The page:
Big Wheel on the River

A savvy industrialist, John C. Ainsworth (left, circa 1864) owned the most powerful transportation monopoly in the Pacific Northwest. With the proceeds he got from the sale of the Lot Whitcomb, the captain purchased a stern wheel boat, the Carrie Ladd, which he ran to the cascades of Columbia until 1862, when the rush to mine gold on Idaho’s former Nez Perce lands brought more business than boats could carry. To take advantage of the transportation needs, he partnered with others to consolidate all the boats on the Columbia River and formed the Oregon Steam Navigation Company, which ultimately made Ainsworth a multimillionaire. – Courtesy Oregon Historical Society –
John C. Ainsworth circa 1864.
– Courtesy Oregon Historical Society –

Born June 6, 1822, in Springboro, Ohio, John C. Ainsworth was orphaned at 11, quit school at 13 and worked in his uncle’s country merchant store. A partnership with his uncle to buy a steamboat in 1844 ignited his lifelong career.

In his 20s, he took command of that steamboat, running it for five years. Around 1850, he met and tutored 15-year-old Sam Clemens (yes, author Mark Twain!) on the finer points of river boating on the Mississippi River.

Then Ainsworth sold out. With his entire capital of $900, he set out west, landing first in San Francisco, California, on June 23, 1850, where, unable to find work on steamboats, he went to Sacramento and clerked for the county. Later that year, on September 1, he landed in Oregon. He built a house, a fine example of Greek Revival architecture, that still stands in Oregon City.

In 1858, the steamer Venture, on her maiden voyage, drifted over the Columbia River’s Upper Cascades, a rough section that steamboats could not navigate. It wrecked. After being hauled out and repaired, the steamer was renamed Umatilla.

Ainsworth bought one-third interest in Umatilla and took her to Fraser River in British Columbia, to transport miners and supplies. Fort Hope was the highest point ever reached by steamer. Twelve miles upstream was Fort Yale, which had only been reached by canoe. Ainsworth successfully took his Umatilla where no steamboat had dared to go before, to the delight of miners who lined the banks to cheer her on, whooping and firing their guns in the air.

Ainsworth also reached the upper Fraser River country via another untried route, into Harrison Lake.  After these two Fraser River firsts, he stayed long enough to help establish transportation for miners and supplies before he returned to Oregon.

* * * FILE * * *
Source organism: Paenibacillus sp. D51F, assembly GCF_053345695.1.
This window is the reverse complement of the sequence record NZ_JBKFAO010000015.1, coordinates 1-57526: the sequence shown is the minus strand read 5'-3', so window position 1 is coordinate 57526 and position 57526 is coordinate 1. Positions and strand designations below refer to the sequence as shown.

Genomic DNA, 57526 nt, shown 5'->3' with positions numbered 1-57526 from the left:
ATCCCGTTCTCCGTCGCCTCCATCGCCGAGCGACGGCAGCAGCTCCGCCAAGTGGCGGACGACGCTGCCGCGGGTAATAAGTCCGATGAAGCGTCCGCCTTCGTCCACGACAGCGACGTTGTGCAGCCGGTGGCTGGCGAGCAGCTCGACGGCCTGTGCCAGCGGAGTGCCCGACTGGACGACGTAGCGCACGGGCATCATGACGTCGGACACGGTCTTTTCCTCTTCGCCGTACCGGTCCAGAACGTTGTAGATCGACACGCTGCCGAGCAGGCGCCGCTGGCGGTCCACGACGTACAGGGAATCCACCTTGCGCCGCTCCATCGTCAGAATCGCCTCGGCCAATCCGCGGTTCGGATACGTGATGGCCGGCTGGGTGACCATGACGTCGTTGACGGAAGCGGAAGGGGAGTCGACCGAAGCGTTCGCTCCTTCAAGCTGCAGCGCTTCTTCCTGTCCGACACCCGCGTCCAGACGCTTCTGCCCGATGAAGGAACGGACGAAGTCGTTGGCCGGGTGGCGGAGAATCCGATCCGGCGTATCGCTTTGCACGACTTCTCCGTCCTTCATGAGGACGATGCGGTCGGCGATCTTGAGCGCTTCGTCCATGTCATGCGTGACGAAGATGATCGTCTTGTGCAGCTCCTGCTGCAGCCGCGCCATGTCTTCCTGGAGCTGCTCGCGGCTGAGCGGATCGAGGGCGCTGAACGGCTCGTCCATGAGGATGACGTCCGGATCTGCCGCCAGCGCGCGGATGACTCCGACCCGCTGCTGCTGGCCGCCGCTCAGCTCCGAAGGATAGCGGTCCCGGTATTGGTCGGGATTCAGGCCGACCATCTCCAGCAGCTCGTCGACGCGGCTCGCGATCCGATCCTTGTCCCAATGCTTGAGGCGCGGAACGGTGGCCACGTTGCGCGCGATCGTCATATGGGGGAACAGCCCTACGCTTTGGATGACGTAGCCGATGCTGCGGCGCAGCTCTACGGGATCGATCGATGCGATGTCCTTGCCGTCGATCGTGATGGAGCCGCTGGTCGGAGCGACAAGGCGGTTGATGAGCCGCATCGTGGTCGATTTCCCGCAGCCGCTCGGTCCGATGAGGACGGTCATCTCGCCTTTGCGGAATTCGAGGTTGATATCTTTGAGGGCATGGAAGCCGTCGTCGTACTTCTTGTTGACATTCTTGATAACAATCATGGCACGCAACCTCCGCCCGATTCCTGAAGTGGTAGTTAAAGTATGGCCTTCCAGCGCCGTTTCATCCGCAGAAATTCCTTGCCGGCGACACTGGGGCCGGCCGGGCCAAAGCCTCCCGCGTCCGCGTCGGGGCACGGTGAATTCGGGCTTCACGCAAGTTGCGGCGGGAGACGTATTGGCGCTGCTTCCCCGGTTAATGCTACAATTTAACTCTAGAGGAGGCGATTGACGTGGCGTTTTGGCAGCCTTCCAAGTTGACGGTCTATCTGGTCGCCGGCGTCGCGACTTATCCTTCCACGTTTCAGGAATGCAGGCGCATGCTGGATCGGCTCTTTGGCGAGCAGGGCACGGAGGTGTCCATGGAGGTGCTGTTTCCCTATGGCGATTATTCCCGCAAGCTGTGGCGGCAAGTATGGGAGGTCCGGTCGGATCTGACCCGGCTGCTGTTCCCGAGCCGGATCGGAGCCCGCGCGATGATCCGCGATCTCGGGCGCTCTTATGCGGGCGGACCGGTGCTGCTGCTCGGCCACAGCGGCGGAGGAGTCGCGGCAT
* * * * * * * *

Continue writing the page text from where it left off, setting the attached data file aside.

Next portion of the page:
A steamboat disaster turned into a boon for John C. Ainsworth when he invested in the Umatilla (right), which entered the record books when the steamer dared to go where no other had gone before. On July 21, 1858, she made the trip from Fort Hope to Fort Yale in five hours, one of which was spent aground, reaching the highest point. – Courtesy Oregon Historical Society –
A steamboat disaster turned into a boon for John C. Ainsworth when he invested in the Umatilla (right), which entered the record books when the steamer dared to go where no other had gone before. On July 21, 1858, she made the trip from Fort Hope to Fort Yale in five hours, one of which was spent aground, reaching the highest point.
– Courtesy Oregon Historical Society –

In the spring of 1859, Ainsworth’s career on the Columbia River began in earnest with the maiden voyage of the steamer Carrie Ladd.  At that time, the river could only be navigated from Portland to the Cascades and then from above the Cascades to The Dalles. All freight and passengers had to travel past the Cascades by a tramway. Ainsworth waded into these confused waters and created order out of chaos.  Some called him a monopolist. He was an opportunist with a genius for organization and business.

The Oregon Steam Navigation Company emerged, with Ainsworth at its head.
He bought the tramway over the Cascades and established a respected fleet on the Columbia. The company made its stockholders wealthy men.

Ainsworth got in on the ground floor, cashed in on the best years and then retired from steamboating a multimillionaire. He founded the Ainsworth National Bank in Portland, the forerunner of U.S. National Bank. He retired to Oakland, California, where he built his Rose Lawn estate and founded Redondo Beach. He lived out the rest of his 71 years until he died on December 30, 1893.

The innovative pioneer lives on in history, thanks to his timely arrival during the gold rush era, which led him to create a powerful steamboat empire that helped build up America’s northwestern frontier.

Dulcimer Nielsen is an internationally published author and currently has seven eBooks on Amazon, including a true life story about a cowboy.  Captain John C. Ainsworth was Dulcimer’s great-grandfather.

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